Stormborn Flower Selling Badass Dragon Queen Celebrity Date Attempt: Emilia Clarke

game of thrones, celebrity dateHey Emilia,

A few questions:

1) What is your favorite color?

2) ROTJ or EST? Why?

3) If you had 1 billion dollars, would you go to the moon, or to the Cook Islands? (ha, trick question: Cook Islands, duh. Nobody can go to the goddamn moon for 1 billion dollars)

4) Imagine you just inherited a Galapagos Tortoise, what will its name be?

5) You are in Kansas idling your monster V8 at a stop-signed crossroads in September, you can see for at least 10 miles in every direction and there isn’t a car in sight, do you dump the clutch (its a manual) and burn through that intersection like you’re headed to Mejico, or do you calmly stop, wait, check all directions twice, and continue on your way?

6) Lee Pace or James McAvoy. This has a right answer.

7) Tides, how do you explain that?

8) What’s up with those Dagos and their mustaches and their greasy hair?! (Kidding! Anachronistic racism is still racist)

9) Food truck dinner + sauntering + avoiding weird, likely tiresome equivalencies of you and fictional dragon mothers + maybe a few shots of gin followed up by mutual digust for Todd Akin et. al. + You know, just, the problematic nature of subjective experience leading apparently to the inescapable primacy of individualism, or wait, no, maybe just laughing about the general silliness of human interaction and the wondrous capacity of large, enduring cities to wrap people up in what I can only graspingly describe as a trans-historical blanket of aggregated experience (something like how walking into a thousand year old cathedral sounds, smells, and feels like time has actually been compressed into a sensible medium) + a bit of alcohol induced confessionalism leading into an acoustically escalatory round of friendly one-upmanship + a second food truck dinner at or near dawn + cab trips back to our respective homes sometime?

Cheers,

Devin

Epic Quotes IX & X

Walking with the Comrades, India, Communism

“Judging from what is happening in Russia and China, and even Vietnam, communist and capitalist societies eventually seem have one thing in common – the DNA of their dreams. After their revolutions, after building socialist societies that millions of workers and peasants paid for with their lives, both countries now have begun to reverse some of the gains of their revolutions and have turned into unbridled capitalist economies. For them, too, the ability to consume has become the yardstick by which progress is measured. For this kind of “progress” you need industry. To feed the industry you need a steady supply of raw material. For that, you need mines, dams, domination, colonies, war. Old powers are waning, new ones rising. Same story, different characters – rich countries plundering poor ones. Yesterday it was Europe and America, today it’s India and China. Maybe tomorrow it will be Africa. Will there be a tomorrow? Perhaps it’s too late to ask, but then hope has little to do with reason.”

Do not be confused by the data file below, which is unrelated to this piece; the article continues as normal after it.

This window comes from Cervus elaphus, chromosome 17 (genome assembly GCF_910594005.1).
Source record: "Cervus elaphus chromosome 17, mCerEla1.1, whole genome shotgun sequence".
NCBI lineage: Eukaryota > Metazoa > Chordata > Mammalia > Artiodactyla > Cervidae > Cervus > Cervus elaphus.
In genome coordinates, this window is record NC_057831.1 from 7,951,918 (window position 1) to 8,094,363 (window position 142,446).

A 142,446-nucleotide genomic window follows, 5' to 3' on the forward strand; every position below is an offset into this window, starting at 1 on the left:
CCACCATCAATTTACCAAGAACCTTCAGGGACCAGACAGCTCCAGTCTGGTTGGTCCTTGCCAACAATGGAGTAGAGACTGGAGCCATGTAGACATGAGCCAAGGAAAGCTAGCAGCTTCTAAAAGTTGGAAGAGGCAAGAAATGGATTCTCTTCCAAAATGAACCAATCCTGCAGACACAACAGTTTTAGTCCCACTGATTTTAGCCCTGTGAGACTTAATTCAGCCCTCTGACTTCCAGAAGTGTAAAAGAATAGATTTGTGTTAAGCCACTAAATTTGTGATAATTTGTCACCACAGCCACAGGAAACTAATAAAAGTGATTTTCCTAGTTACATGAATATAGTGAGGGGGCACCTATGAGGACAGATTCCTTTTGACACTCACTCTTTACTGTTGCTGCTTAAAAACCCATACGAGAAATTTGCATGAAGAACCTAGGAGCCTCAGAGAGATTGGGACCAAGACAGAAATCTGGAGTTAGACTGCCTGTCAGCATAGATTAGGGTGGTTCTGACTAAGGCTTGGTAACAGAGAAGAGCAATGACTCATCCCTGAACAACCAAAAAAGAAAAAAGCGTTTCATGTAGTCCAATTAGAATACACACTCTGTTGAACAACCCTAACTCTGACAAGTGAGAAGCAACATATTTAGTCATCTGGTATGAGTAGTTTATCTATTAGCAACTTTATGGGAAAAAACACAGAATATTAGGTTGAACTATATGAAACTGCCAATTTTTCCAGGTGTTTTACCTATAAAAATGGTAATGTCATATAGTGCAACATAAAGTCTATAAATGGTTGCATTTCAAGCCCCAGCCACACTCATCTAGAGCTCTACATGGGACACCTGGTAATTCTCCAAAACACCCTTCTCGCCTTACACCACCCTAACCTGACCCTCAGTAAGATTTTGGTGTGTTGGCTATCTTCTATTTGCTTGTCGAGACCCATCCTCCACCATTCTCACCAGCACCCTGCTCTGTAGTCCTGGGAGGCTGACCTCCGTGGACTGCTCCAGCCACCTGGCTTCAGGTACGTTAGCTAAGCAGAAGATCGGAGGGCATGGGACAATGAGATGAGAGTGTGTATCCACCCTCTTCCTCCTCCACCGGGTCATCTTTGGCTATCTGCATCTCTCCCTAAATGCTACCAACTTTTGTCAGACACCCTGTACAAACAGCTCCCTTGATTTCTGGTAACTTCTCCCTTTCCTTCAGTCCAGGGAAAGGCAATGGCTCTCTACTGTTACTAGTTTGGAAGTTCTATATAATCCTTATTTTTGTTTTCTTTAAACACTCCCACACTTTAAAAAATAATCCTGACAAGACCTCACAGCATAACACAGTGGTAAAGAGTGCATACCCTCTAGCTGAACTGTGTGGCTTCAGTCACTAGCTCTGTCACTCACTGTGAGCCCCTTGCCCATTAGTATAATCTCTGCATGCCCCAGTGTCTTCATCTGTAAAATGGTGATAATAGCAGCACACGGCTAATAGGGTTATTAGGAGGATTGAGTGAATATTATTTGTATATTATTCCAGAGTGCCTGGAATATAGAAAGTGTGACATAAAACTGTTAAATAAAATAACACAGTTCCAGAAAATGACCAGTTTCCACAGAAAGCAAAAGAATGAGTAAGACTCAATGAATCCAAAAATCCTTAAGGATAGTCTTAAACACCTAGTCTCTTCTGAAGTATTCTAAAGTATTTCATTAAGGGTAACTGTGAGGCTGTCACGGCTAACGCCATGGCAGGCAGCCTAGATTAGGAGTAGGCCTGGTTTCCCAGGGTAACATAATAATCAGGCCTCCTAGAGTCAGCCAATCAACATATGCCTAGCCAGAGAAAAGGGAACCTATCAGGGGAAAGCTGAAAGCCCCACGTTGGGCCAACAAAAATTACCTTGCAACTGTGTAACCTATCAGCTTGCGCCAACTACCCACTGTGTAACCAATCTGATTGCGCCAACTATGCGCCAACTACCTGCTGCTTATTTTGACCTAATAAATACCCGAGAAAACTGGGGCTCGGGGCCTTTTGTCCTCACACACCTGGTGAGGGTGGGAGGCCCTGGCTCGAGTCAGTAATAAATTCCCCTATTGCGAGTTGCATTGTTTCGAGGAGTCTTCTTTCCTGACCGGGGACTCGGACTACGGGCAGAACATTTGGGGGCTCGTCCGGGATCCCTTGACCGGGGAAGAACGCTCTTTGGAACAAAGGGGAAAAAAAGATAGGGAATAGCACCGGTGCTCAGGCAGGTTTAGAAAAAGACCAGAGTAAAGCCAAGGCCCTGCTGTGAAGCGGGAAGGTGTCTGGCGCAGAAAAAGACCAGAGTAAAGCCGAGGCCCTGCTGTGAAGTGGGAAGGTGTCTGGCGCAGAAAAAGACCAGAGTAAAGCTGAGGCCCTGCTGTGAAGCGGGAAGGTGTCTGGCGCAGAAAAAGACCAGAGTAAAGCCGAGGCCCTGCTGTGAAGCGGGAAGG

“The first step towards reimagining a world gone terribly wrong would be to stop the annihilation of those who have a different imagination – an imagination that is outside of capitalism as well as communism. An imagination which has an altogether different understanding of what constitutes happiness and fulfilment. To gain this philosophical space, it is necessary to concede some physical space for the survival of those who may look like the keepers of our past, but who may really be the guides to our future. To do this, we have to ask our rulers: Can you leave the water in the rivers? The trees in the forest? Can you leave the bauxite in the mountain? If they say cannot, then perhaps they should stop preaching morality to the victims of their wars.”

Arundhati Roy, Walking with the Comrades